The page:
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Blood Sugar Anxiety

Discussion in 'Emotional and Mental Health' started by banana2000, May 15, 2020.

  1. banana2000

    banana2000 Type 1 · Active Member

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    For a few months now I have been experiencing anxiety about hypoglycemia. My Diabetic Consultant believes that I do have anxiety surrounding my blood sugars as I tend to check my blood sugars more often than I should - even during the night. This may sound like a good habit to have but I feel that my blood sugar anxiety is taking over my life. For example, I can't enjoy going for walks at the moment as I am finding that during my walks, my mind is racing and I'm thinking about my blood sugar. There have been a few occasions where I have stressed so much that I have left my blood sugar low and I tend to find that when my blood sugar drops during exercise I get really painful leg cramps. I'm an absolute mess by the time I get home. I feel awful afterwards as I usually end up having to go for a nap. I do enjoy exercising, however, I am avoiding going for walks as I am really worried that some day I will go for a walk and not make it home. My hypo anxiety is creating a lot of distress and frustration for me. If anyone has any tips on how they manage their hypos or blood sugar anxiety, I would love to know as I have no one in my immediate family who is Type One Diabetic which is making me feel very lonely.
     
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  2. Grant_Vicat

    Grant_Vicat Don't have diabetes · Well-Known Member

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    Hi @banana2000 I thought I would share this, mainly because it might help you feel more assured. It is definitely the most alarming hypo I experienced in 54 years of Type 1, but I managed to live from then on, even having further hypos slightly lower down the Richter Scale:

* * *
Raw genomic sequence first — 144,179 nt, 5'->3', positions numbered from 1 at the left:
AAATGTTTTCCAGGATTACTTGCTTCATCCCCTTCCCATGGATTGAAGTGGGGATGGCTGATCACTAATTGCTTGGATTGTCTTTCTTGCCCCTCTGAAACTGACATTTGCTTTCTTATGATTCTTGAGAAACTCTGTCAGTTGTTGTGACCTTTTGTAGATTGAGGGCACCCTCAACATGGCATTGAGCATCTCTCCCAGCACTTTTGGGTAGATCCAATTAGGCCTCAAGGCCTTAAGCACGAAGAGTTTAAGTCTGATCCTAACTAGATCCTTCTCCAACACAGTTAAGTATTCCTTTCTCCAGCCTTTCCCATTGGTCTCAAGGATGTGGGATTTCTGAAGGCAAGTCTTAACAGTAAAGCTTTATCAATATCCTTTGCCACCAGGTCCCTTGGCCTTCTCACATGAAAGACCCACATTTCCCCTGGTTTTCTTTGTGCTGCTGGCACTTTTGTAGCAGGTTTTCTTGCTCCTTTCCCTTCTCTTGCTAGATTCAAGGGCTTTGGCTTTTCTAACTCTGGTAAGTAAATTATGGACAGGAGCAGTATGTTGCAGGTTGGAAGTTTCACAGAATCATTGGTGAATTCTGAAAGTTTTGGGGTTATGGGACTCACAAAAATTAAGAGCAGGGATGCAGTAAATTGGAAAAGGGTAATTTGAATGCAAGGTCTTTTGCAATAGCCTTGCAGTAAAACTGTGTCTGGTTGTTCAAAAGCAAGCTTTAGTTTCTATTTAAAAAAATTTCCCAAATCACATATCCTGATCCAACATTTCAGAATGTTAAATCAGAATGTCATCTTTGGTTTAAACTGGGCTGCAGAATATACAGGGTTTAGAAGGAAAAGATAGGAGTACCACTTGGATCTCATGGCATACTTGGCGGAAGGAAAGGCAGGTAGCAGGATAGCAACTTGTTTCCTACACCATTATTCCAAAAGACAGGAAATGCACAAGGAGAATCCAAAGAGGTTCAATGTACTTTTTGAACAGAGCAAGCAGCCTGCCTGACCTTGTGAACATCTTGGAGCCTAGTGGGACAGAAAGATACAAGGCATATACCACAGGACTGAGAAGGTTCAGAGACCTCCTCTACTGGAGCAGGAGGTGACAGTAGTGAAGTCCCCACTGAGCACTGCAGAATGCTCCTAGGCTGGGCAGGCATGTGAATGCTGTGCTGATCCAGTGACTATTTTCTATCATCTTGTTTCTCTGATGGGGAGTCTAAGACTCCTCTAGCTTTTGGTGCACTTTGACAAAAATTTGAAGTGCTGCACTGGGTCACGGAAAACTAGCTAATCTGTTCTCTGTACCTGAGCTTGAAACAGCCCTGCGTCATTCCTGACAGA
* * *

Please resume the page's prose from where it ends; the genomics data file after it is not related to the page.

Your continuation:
1979 At a party in Haringey, hosted by one of Helen’s predecessors: The hostess, called Julie, left for work at Harrods, with Yours Truly unconscious on a sofa. She telephoned at 12.45. “You still there?” After my baffled response, I put the phone down and tried to think about my state of affairs. I had a raging headache, my vision kept disappearing, and worryingly, I was experiencing a total memory loss. I started to pace around the stark room like a leopard in its too confined quarters. What the hell is wrong? This is not a hangover. I need to talk to someone. My father. What’s his name? Where does he work? (He retired in 1985 and I still remember his number – 01 405 9222 ext 6036) Brain’s battery was completely uncharged then. As I sped around the room in increasing panic, I chanced upon a directory. With my focus looming in and out, I flipped through the pages in the vain hope I might recognise anything. Something suggested the word “assurance” and I had enough cognitive function to write it down. Minutes later I was through to some saint (female) at the switchboard. Why she didn’t think “We’ve got a right one here” I’ll never understand. She deserves recognition.